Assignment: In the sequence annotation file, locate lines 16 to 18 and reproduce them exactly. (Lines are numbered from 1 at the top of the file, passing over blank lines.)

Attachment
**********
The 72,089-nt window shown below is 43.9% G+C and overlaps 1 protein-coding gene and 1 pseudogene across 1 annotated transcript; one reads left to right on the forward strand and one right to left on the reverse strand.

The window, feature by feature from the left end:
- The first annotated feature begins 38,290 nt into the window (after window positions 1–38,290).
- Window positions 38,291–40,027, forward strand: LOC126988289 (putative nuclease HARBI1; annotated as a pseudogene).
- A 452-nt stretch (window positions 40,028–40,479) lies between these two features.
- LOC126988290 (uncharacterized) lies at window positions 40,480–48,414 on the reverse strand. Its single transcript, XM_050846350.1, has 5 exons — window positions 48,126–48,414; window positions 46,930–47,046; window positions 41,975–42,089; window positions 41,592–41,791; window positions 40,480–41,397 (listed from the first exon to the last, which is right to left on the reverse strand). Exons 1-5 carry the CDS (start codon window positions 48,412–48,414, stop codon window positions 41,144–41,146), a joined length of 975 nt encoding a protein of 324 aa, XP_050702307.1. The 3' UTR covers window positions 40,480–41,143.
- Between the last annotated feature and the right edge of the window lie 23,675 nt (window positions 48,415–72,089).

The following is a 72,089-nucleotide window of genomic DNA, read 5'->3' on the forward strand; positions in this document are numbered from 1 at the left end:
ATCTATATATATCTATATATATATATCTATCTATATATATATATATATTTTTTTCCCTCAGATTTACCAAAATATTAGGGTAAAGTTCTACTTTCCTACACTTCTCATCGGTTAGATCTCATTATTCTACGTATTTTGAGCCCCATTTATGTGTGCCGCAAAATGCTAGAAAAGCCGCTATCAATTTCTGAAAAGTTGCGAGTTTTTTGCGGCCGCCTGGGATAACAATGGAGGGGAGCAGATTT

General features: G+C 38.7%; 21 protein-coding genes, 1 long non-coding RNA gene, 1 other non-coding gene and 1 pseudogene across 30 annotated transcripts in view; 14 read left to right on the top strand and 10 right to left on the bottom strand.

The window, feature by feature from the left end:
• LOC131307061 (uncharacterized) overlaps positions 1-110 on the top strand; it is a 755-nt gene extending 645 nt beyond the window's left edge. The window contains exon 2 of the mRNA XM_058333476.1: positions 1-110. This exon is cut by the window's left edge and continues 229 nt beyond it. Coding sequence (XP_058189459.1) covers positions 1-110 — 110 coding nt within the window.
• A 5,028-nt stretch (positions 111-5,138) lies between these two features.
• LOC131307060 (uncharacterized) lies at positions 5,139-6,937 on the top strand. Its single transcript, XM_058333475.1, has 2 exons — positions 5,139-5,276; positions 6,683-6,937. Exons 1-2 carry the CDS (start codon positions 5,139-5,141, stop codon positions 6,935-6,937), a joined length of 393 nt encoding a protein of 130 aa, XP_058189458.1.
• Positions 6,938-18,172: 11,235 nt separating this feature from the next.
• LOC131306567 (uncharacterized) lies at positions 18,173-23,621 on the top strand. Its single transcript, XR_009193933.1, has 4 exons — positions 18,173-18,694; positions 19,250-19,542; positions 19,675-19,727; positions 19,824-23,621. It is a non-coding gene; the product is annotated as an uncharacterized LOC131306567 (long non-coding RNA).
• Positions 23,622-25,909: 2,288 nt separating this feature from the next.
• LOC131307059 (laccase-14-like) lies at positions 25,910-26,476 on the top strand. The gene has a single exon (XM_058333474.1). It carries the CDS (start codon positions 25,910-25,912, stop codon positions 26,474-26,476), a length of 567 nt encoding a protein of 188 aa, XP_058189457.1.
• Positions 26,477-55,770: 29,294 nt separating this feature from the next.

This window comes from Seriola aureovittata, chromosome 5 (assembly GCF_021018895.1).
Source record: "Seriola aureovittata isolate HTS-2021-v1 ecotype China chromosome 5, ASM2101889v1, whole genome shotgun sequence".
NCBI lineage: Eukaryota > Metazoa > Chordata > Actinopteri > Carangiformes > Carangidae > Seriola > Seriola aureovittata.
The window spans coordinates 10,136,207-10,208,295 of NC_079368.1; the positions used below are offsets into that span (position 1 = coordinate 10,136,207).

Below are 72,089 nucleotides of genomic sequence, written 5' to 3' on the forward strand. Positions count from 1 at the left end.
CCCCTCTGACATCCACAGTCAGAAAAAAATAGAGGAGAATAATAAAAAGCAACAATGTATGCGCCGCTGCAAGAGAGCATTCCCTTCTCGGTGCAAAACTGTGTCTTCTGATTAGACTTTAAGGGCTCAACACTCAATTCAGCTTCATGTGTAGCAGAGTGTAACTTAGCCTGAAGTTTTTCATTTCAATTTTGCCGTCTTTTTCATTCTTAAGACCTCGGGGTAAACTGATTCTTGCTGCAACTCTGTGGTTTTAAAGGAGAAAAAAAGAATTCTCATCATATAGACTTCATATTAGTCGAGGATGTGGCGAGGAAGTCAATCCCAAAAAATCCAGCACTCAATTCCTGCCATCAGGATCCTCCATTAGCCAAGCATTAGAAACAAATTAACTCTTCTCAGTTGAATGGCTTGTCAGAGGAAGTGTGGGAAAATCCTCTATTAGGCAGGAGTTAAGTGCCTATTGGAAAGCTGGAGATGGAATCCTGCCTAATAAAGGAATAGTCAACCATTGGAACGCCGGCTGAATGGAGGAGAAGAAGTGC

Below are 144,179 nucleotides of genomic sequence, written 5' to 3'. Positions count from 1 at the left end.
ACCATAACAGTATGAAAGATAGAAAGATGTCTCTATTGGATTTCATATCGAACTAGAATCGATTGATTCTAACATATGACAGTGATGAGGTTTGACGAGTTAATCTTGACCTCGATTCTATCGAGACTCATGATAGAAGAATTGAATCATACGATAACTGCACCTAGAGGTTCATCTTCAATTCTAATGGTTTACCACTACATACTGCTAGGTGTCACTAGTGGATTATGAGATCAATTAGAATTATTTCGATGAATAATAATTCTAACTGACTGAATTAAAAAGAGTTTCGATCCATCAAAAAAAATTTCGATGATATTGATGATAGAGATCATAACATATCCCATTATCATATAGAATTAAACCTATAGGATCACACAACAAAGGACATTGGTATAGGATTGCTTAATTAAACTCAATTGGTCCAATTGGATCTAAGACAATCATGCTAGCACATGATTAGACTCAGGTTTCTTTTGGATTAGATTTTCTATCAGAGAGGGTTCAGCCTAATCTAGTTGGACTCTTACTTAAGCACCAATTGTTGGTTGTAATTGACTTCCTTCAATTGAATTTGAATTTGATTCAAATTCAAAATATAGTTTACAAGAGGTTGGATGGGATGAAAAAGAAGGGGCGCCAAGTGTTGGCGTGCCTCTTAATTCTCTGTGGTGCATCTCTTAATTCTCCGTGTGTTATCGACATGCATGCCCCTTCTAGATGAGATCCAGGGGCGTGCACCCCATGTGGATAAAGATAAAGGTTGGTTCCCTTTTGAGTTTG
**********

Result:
• LOC131306567 (uncharacterized) lies at positions 18,173-23,621 on the top strand. Its single transcript, XR_009193933.1, has 4 exons — positions 18,173-18,694; positions 19,250-19,542; positions 19,675-19,727; positions 19,824-23,621. It is a non-coding gene; the product is annotated as an uncharacterized LOC131306567 (long non-coding RNA).
• Positions 23,622-25,909: 2,288 nt separating this feature from the next.
• LOC131307059 (laccase-14-like) lies at positions 25,910-26,476 on the top strand. The gene has a single exon (XM_058333474.1). It carries the CDS (start codon positions 25,910-25,912, stop codon positions 26,474-26,476), a length of 567 nt encoding a protein of 188 aa, XP_058189457.1.